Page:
The end of turn discussion centred around how the Iraq government was finally becoming effective, even if the Shia Militias were starting to get out of control.

Turn 6 the Final Turn there often comes a point in a matrix game where the situation is heading towards a new stable situation. IS had been forced back, Iraq had a government, the Kurds had secured their region and Iran had increased its influence in Iraq at multiple levels. However, to drive IS out would take massive preparations and would be another matrix game.
 The final actions were:

·         The USA air dropped weapons to Sunni Militia, largely as something to do.

·         Iran argued for the UN to condemn the USA for airstrikes in Iraq, but the game facilitaror felt this was so unrealistic, Iran was allowed to make another argument.

·         ISIL then finally carried out its master plan and Sunni militants took to the streets in Jordan and suddenly IS had a new area to start operating from.

·         The Iraq PM argued for a ceasefire offer and a meeting about creating a council of national unity, but with ISIL represented indirectly by a 3rd party. It was finally balanced if the rest of the government would support the PM, so the facilitator got all the players to vote as it they were part of the government. The PM’s idea was only just carried through and the conference was going to happen. Of course, the various militias wanted to use the final opportunity to retake territory and seek revenge.
Post-game discussion, the Hot Wash Up

Those with relevant experience said the idea of government handling hopping from crisis to crisis was very realistic. One of the challenges of such games is moderating player inventiveness, which is essential to allow them to discover unconventional strategies or ‘black swans’, versus keeping them to exploring the most likely options for each role. “Should the umpire nudge the game back onto the expected narrative?”
Other questions included, “how can a power shape the narrative in the information age?” “Is there a conflict between bringing the game to a satisfactory narrative conclusion and breaking the game earlier when the makings of a key discussion appear (e.g. in this instance IS motivation)?”

The players all agreed that in the end the Iraq Civil War would only be solved by secret deals to conclude a peace.
“It was a good demonstration of the utility and of the capability of such a tool. A learning experience, really!”

The final words go to a specialist in international matters: “I'm not a huge fan of Matrix games but I felt the level of buy in and expertise really pushed this one along, with some great ideas for further development. I'd definitely play this one again.”
Notes: this game was run for the purposes of increasing understanding of a complex, difficult and terrible situation. It was not run for recreational purposes.

Friday, 29 August 2014

Matrix Games for Modern Wargaming

“In Matrix Games, knowledge, imagination, and persuasiveness dominate. Both the referee and the players find their greatest success by drawing on their storytelling skills. In many ways, Matrix Games boil down the art of gaming to its essence”. Peter Perla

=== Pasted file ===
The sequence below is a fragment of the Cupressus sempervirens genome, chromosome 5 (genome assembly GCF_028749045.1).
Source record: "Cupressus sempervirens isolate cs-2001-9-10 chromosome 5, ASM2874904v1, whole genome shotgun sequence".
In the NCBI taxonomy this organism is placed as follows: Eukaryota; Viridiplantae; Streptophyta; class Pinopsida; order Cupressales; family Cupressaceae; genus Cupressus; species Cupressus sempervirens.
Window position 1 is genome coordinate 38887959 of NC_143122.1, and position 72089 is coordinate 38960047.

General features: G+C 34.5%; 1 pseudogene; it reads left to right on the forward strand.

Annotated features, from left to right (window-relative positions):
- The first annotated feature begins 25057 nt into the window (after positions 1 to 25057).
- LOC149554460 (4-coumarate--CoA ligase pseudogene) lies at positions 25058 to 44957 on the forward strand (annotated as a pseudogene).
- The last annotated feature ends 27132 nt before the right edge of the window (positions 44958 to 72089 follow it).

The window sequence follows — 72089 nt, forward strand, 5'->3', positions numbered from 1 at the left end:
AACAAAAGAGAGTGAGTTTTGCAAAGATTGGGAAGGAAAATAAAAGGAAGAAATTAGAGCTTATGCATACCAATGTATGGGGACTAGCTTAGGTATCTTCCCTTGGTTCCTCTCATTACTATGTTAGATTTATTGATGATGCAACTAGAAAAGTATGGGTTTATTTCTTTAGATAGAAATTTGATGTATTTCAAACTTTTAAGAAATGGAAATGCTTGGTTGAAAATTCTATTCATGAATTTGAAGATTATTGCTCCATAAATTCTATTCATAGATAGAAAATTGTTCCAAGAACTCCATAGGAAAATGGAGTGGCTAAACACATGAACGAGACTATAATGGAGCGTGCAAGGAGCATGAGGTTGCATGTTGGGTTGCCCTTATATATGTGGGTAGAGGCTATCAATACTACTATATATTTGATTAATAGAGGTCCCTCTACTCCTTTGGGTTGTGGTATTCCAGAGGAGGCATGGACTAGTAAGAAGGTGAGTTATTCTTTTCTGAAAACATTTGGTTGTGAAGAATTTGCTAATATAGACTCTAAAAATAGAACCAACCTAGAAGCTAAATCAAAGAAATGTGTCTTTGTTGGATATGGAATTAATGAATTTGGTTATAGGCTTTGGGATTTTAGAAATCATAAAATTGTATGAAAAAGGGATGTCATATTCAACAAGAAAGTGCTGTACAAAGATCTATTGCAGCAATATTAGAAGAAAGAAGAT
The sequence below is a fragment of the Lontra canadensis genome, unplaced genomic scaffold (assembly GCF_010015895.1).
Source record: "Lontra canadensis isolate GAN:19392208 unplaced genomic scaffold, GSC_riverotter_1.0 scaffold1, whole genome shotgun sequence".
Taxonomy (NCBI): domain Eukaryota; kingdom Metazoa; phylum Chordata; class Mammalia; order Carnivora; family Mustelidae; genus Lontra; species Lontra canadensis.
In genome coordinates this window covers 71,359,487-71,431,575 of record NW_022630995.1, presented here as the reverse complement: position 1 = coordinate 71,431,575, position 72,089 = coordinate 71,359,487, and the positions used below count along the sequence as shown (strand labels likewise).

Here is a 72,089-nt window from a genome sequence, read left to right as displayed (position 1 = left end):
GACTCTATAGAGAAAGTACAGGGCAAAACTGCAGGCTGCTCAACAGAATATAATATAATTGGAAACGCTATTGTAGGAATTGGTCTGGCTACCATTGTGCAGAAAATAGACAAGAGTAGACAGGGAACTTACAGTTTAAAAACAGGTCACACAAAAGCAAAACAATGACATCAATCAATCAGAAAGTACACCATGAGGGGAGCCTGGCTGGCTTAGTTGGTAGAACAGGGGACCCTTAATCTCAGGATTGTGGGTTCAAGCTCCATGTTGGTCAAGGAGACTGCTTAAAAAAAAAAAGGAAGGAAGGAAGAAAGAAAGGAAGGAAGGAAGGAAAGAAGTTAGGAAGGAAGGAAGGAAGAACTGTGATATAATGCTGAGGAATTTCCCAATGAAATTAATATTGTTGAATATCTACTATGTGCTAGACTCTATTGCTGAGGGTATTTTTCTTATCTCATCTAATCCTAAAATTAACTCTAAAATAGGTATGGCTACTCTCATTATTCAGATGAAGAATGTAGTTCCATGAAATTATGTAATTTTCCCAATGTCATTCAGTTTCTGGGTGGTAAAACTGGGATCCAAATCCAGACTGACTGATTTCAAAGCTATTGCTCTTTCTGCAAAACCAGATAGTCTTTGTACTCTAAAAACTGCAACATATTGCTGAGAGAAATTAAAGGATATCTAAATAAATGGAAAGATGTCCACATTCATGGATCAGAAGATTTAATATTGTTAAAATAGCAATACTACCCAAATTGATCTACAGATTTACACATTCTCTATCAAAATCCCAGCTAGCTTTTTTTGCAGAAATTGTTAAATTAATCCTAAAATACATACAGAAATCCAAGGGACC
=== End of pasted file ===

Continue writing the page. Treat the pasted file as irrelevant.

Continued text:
The project aims to document the development of wargaming, including current developments in professional wargames.

Invented by Chris Engle, Matrix Games are an innovative way of wargaming situations and conflicts that traditional wargaming methods find hard to model. This book was written as a manual to help develop and run matrix games about modern conflicts. The examples included have all been used for real military training to develop understanding of complex confrontations.
This book includes:
A foreword by Peter Perla, author of the classic Art of Wargaming.
An introduction to Matrix Games       
S.C.R.U.D. Simple Combat Resolution Using Dice

The five scenarios are:
The Falklands War (1982)
Chaoslavia- Former Yugoslavia (1993)          
Crisis in Crimea: A Counter Revolution (March 2014)           
The Red Line- The Civil War in Syria (August 2013) 
Lasgah Pol- Peace keeping in Afghanistan (2008)


Saturday, 28 June 2014

More wargaming books about to go to print

The first book will be a new book on wargaming the American War of Independence by Charlie Wesencraft. The book is being proof ready before being sent to Henry Hyde to add a foreword.

The next will be a book on Matrix games as used for professional modern wargaming. Matrix games were the clear innovation of Chris Engle and they allow the new generation of wars to gamed for operational analysis, training and professional development purposes. They are also a lot of fun.

The long awaited book on early naval wargaming is almost ready. 5 years and a £1000 later all the materials are ready and I am just adding commentary.

Phil Dunn's new book, Your World War, has been typed up, formatted and is now just being checked. It was a challenging job to bring together a stack of material from campaigns he ran 1950-1970 into one cohesive rule set. They key task has been not to alter the original, but just format it so all the rules relating to each subject are together.